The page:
Why technology may destroy the future of deer hunting.
As the sport of deer hunting continues to evolve, one can almost draw an exact parallel in the evolution of hunting and the changes in our hi-tech society. Are hunter numbers declining in Alabama?
Your initial reaction to this statement might be, “Isn’t that the case with pretty much everything?” Not really. Take fishing, for example. A hundred years ago we had a rod and reel. We baited a hook on the end of our line, cast it into the water and reeled in a fish. Today, we do the exact same thing but with more sophisticated gear.
Deer Hunting Then and Now
Let’s take a look at deer hunting “Then and Now.” Let’s say “Then” was about 45 years ago when I was a young boy just learning to hunt.
Then: I climbed into the bed of a pickup truck with my shotgun and, along with other hunters, was dropped off about 100 yards apart alongside a road or trail. There I stood and waited while a couple of men and a few dogs went crashing through a nearby thicket in an attempt to flush out deer that hid in thickets.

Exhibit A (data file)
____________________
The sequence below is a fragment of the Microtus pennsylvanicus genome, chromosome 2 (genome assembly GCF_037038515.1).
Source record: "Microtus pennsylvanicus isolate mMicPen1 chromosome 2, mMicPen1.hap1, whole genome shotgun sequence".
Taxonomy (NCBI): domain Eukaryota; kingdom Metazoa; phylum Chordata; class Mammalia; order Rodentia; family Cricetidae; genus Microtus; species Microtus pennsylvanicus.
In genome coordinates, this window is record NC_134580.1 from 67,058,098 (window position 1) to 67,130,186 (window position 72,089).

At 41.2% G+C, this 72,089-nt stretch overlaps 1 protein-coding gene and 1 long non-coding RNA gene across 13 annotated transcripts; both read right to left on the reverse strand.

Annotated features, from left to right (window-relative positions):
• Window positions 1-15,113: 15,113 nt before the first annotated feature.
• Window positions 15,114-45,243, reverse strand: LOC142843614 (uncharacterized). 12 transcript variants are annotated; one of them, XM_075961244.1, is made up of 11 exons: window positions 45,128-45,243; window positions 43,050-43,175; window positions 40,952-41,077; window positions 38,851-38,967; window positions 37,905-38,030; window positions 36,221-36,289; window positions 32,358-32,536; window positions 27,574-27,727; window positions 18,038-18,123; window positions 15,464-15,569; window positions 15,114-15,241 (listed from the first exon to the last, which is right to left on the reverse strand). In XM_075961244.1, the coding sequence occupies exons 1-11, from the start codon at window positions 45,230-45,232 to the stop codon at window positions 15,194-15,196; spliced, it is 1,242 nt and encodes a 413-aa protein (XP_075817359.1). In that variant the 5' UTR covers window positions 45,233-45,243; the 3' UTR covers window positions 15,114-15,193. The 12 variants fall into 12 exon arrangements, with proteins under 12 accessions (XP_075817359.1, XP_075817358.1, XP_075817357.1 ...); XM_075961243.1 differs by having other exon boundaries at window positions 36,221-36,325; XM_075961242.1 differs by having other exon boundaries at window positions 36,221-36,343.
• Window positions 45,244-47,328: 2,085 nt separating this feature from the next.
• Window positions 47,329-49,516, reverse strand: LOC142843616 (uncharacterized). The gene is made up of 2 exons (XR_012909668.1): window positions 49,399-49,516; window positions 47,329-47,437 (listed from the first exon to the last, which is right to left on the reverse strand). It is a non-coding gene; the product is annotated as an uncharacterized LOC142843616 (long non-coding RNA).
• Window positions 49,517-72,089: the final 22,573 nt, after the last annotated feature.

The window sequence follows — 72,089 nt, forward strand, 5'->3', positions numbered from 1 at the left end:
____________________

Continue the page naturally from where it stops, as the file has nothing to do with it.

“No cell phones and no GPS, just really loud yelling. And we wore only one kind of camo, the kind used by the military. It looked absolutely nothing like real trees or mossy oaks.”
The idea was to drive a buck past us within range of our 12 gauge. No cell phones and no GPS, just really loud yelling. And we wore only one kind of camo, the kind used by the military. It looked absolutely nothing like real trees or mossy oaks.
Now: We set out on our own, gunning our four-wheelers and golf carts, fully clad in 3-D camo, to set up in an ambush spot we’ve pre-selected. We climb high up in trees or shooting towers with our high-powered rifles outfitted with powerful scopes.
Or we climb up in our bow stands with sophisticated bows and crossbows that shoot over 400 feet per second. We no longer have to make that split-second decision from the ground—at eye level with the deer—to shoot or not to shoot while a deer runs for his life to get away from the dogs and drivers.
Now we can pick them off from hundreds of yards away with the precision of a military sniper, or launch an arrow from a distance 50 yards or more with amazing accuracy.
Modern Hunting a Huge Contrast